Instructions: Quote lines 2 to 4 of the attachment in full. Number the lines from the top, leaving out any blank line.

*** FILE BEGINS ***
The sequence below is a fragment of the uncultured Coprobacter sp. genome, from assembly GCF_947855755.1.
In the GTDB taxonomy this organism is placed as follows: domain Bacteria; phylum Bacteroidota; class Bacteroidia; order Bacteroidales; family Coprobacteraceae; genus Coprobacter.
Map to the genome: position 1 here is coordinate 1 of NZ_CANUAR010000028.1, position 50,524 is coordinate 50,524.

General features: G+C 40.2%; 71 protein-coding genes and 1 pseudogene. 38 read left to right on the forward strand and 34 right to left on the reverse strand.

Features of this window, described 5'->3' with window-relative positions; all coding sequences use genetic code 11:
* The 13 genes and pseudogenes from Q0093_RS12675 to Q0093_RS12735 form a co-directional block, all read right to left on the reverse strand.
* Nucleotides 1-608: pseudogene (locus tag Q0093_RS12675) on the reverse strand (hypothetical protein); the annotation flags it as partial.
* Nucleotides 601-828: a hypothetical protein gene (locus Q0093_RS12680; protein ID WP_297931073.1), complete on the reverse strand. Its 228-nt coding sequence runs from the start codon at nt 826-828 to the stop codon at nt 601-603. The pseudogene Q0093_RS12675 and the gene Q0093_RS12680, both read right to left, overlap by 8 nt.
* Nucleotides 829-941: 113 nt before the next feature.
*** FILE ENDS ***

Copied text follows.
In the GTDB taxonomy this organism is placed as follows: domain Bacteria; phylum Bacteroidota; class Bacteroidia; order Bacteroidales; family Coprobacteraceae; genus Coprobacter.
Map to the genome: position 1 here is coordinate 1 of NZ_CANUAR010000028.1, position 50,524 is coordinate 50,524.

General features: G+C 40.2%; 71 protein-coding genes and 1 pseudogene. 38 read left to right on the forward strand and 34 right to left on the reverse strand.